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The ‘energy security’ strategy that promises more oil and gas

May 16, 2022

In this guest post, PETER SOMERVILLE examines the UK government’s “energy security strategy”

The UK government’s energy security strategy avoids bold measures to decarbonise the economy. Its claimed aims are to “build a British energy system that is much more self-sufficient” (page 6), and specifically to “reduce our dependence on imported oil and gas” (page 5) – but it will not even do that effectively, either.

Broadly, the strategy, published last month, fails in four ways:

Firstly, the strategy provides insufficient support for the development of renewable energy, given the urgency of the climate and energy crisis.

XR Scientists demonstrate at the Shell headquarters in London, 6 April

In comparison, its support for so-called “low carbon” development looks both disproportionate and less certain of achieving the immediate progress that is now required. Taken together with its support for new gas projects, this is difficult to explain except in terms of the power of the nuclear and fossil fuel lobbies, which effectively remains unchallenged. The strategy doesn’t even begin to get to grips with nature-based solutions.

Secondly, the strategy has very little to say about reducing energy demand, e.g. from retrofitting, by reducing car use, by stopping airport expansion, and so on. It doesn’t mention increasing carbon tax on industry as one means to encourage a shift towards using renewable energy instead of fossil fuels.

Even that would not be enough, however. More radical ways forward need to be considered, such as new forms of public and community ownership; rapid, binding targets for phasing down and phasing out fossil fuels, cap and share schemes,[1] and much more.

Energy rationing may sound drastic but it would be a clear way forward and may well become necessary in time. In the meantime, a windfall tax on the big energy companies and a wealth tax would be useful for meeting people’s immediate needs.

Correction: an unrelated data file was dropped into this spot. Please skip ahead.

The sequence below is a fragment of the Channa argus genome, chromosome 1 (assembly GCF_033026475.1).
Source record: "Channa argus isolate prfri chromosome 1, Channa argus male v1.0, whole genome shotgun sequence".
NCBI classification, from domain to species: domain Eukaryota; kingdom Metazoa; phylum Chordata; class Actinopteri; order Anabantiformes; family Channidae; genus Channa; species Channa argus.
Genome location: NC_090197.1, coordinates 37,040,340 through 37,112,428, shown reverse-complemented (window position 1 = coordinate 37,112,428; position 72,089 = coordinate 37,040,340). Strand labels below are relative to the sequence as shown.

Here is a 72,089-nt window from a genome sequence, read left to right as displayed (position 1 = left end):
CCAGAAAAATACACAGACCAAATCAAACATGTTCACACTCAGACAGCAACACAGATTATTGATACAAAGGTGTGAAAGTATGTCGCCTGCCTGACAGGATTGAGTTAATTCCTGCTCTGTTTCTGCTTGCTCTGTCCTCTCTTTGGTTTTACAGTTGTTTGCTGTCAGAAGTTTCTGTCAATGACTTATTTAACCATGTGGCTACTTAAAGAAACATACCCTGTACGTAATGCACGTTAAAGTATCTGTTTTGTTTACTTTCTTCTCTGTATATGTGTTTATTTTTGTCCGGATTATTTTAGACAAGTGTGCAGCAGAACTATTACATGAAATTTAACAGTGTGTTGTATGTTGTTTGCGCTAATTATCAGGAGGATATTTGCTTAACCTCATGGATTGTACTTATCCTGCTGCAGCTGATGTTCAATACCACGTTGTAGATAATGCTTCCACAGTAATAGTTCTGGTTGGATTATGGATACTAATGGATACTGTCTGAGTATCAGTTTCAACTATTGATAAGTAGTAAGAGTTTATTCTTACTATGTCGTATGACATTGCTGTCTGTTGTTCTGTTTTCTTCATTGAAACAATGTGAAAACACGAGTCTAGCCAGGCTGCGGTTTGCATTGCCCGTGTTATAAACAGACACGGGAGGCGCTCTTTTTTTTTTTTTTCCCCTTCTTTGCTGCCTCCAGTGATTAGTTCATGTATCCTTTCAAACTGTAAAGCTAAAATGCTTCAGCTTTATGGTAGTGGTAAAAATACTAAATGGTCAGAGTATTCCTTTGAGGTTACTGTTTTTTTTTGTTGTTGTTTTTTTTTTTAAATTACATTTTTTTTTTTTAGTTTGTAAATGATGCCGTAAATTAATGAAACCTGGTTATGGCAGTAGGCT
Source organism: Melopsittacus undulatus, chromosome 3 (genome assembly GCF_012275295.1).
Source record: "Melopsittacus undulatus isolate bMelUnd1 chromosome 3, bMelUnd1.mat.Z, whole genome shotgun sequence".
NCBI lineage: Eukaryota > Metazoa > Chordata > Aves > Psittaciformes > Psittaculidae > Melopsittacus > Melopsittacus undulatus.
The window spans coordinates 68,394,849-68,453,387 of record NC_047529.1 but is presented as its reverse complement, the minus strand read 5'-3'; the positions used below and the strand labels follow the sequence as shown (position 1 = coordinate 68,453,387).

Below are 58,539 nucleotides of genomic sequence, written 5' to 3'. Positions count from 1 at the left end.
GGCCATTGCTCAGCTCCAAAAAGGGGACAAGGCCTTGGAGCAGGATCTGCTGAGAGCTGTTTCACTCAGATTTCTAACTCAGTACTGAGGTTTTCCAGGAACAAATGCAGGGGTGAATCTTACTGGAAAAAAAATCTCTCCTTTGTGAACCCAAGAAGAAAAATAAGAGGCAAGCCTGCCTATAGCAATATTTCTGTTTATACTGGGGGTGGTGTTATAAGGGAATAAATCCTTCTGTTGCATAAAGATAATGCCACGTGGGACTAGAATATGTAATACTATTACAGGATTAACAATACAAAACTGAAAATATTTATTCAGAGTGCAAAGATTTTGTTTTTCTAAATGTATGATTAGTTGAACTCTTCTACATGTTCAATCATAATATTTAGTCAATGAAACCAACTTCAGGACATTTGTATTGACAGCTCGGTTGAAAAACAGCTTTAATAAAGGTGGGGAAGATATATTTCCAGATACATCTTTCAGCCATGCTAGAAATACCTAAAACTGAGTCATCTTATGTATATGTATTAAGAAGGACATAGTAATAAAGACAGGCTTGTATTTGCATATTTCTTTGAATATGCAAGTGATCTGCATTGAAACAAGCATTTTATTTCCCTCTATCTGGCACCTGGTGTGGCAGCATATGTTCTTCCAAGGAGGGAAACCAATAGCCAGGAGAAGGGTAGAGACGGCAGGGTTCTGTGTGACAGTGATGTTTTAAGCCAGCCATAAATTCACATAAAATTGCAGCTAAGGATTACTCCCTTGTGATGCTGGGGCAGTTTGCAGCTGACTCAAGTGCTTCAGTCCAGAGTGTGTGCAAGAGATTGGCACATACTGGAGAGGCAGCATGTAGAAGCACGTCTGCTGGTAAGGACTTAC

Thirdly, the strategy has nothing to say about how the impending climate crisis will affect energy security, e.g. droughts and floods affecting energy generation and supply.

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White or Black Power? The choice before Extinction Rebellion

April 30, 2022

This article by ROB CALLENDER of Jubilee Climate has been discussed widely among Extinction Rebellion (XR) members. It starts with a message responding to a facebook post by Roger Hallam, one of the founders of XR. It is published here with Rob’s permission. Answers to the question at the end – “what do you think?” – are welcome.

Download this article as a PDF 

Dear Roger, Just stop using white power narratives and white power tactics with a white power vision of how to tackle a crisis that was made by white power. It will fail. Again. We can’t afford to keep failing. It is likely to make things worse for many many people, if not for you, and that is horrifying to have on your hands. Yes, your hands. We need to do the hard work. You’re distracting and dividing people. Hang up your ego and get involved. Love, Rob

WHITE POWER FORGETS

Many within environmental movements like Extinction Rebellion are unconscious of how white power has characterised these movements’ tactics and strategies. It is why we are failing, and why we will continue to fail unless we learn and evolve.

If oil is stopped, then what? The climate crisis will not have gone away. We are struggling against a monstrous hydra with many many vicious heads, all destroying ecosystems and the liveable climate. We need to strike at the root, the heart of the monster, not at one single element. Greenpeace has had many campaigns, some daring and with success. But Greenpeace is now 50 years old. We don’t have 50 more years. After oil, then what?

Demonstrators in London demanding reparations to the global south for ecocide and genocide (maangamizi) by rich countries. Photo by Andrea Domeniconi/Alamy Live News

After every action, movement and rebellion, some fill the pause with strategising. Every time a single conversation that dominates others has gone something like this: “we haven’t got the narrative right, it’s not appealing to ‘the people’, because we’re using leftist jargon and talking about ‘justice’. We need to have a vision of what the future will look like for ordinary people – a nation they can buy into and want to build – it needs a sense of let’s all come together now to fix the climate for our children and grandchildren”. Sound good?

This is white power. People shaped by white power live in a loop in which they believe that their vision, this time, must succeed, if only everyone got behind it. Their conviction comes from the privileged lived experience of whiteness which brings them closer to the establishment and a reformist mindset (despite what they say and the vehemence of the tactics they employ) and farther from communities outside of the establishment. The powerful conviction coming from the individual person creates obliviousness, forgetfulness – amnesia.